The question now is what effect stricter due diligence requirements will have. Some companies will have to continue sourcing their intermediate products from the same countries as before, due to a lack of alternatives, and put up with potentially higher bureaucratic costs. Other companies, though, might be prompted to review their supply structures because of higher costs due to stricter due diligence requirements and the threat of fines. These costs could force many companies to leave developing and emerging countries and look for alternatives. The consequences for the countries concerned are hardly foreseeable. In these countries Western investors are already competing with Chinese firms that have lower requirements regarding production standards and sustainability aspects of potential investment projects. The withdrawal of European companies would only make it easier for them to take their place - with the corresponding consequences for local product and production standards. Anyone who hopes that this measure will solve the governance problems of the countries concerned could be disappointed. Today, there are alternatives to Western investments and product purchases from Western companies.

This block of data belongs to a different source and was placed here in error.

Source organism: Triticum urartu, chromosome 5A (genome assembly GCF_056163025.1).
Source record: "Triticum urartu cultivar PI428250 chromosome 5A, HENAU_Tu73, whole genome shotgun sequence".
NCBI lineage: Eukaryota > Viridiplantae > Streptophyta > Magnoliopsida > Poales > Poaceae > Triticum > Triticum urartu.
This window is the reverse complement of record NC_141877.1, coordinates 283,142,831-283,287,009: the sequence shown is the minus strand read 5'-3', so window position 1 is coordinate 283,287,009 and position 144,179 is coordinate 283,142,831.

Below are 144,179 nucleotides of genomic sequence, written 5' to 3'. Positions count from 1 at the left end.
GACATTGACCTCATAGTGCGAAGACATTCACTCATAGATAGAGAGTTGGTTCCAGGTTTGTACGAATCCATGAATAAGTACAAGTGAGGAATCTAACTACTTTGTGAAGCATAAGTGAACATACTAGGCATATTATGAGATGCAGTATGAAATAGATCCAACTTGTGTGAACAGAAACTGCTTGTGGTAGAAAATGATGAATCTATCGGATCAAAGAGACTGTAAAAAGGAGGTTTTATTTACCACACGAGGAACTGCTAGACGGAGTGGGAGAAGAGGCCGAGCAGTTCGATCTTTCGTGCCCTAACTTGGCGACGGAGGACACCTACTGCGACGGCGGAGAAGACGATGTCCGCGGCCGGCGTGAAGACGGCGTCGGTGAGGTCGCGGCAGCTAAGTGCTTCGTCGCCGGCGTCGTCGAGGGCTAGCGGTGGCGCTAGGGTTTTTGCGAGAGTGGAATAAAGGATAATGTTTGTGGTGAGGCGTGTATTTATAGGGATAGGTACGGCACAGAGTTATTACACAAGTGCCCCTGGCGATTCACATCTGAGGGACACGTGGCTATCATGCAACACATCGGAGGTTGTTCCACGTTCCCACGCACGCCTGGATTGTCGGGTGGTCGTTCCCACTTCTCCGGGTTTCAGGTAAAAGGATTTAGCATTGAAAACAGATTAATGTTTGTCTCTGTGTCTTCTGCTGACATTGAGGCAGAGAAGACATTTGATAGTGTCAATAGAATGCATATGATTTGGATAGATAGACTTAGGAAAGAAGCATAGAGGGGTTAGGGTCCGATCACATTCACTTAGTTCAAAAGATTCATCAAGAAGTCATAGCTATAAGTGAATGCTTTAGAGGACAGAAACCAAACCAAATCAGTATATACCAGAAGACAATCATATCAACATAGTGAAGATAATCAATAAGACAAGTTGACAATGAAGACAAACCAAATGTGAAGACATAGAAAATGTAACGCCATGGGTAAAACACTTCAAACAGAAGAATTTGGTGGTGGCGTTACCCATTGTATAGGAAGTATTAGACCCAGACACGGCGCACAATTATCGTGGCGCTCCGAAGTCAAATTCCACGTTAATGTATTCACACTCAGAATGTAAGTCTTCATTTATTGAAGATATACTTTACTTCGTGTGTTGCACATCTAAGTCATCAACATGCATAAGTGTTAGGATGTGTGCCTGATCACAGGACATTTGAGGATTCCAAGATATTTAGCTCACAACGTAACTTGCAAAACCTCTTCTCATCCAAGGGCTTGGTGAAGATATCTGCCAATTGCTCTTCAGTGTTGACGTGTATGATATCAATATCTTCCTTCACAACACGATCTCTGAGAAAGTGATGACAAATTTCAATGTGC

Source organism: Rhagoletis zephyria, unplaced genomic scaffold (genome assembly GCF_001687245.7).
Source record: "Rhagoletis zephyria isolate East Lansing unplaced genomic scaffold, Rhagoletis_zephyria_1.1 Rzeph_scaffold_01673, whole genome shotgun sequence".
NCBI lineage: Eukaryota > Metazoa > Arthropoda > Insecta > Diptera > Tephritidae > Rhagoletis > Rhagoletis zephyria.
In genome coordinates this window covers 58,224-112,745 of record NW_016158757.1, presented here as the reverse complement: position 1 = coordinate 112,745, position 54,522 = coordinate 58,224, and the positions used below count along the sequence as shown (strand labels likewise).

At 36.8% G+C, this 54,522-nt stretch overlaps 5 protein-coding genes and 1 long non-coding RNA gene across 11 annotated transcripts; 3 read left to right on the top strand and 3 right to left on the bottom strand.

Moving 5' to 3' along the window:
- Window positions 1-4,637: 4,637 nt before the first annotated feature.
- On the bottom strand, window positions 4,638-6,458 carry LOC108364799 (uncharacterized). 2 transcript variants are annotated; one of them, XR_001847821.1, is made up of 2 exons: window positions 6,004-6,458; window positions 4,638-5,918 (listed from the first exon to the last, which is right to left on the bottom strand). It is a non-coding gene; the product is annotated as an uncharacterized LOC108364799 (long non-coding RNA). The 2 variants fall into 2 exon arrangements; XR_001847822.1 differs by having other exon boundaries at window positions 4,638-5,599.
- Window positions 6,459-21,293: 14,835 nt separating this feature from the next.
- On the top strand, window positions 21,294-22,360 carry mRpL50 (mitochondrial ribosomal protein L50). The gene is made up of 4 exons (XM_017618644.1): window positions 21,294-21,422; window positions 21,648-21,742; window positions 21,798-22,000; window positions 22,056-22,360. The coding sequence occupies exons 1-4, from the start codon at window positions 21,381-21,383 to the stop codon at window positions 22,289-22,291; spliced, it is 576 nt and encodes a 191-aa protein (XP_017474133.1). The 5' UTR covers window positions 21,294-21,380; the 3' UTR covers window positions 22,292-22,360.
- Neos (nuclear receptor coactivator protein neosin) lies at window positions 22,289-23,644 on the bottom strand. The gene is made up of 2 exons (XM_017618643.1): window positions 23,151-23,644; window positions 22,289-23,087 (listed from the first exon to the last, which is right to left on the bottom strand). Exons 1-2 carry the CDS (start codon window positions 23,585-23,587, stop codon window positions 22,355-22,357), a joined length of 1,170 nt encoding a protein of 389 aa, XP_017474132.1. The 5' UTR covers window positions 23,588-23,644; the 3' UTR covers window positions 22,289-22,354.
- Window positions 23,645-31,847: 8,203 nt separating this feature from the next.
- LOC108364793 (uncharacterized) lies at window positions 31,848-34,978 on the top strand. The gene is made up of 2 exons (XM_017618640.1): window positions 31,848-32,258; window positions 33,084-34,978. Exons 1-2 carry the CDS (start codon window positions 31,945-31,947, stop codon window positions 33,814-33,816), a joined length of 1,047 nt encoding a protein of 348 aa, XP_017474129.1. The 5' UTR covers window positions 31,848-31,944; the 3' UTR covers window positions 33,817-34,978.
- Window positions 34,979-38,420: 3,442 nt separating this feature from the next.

The planned tightening of due diligence requirements is also expected to have a negative impact on EU companies. The associated additional costs will be higher for imports from countries with regulatory gaps - which is likely to have the same effect as an increase in tariff rates on products from these countries. As this is a trade barrier, national solutions, such as the German Supply Chain Act, contradict the principles of the internal market and are therefore the wrong way to go.

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An EU-wide solution instead of national rules
Galina Kolev / Adriana Neligan IW-Kurzbericht Nr. 17 8. März 2021

Galina Kolev / Adriana Neligan: Sustainability in Supply Chains – An EU-wide solution instead of national rules

IW-Kurzbericht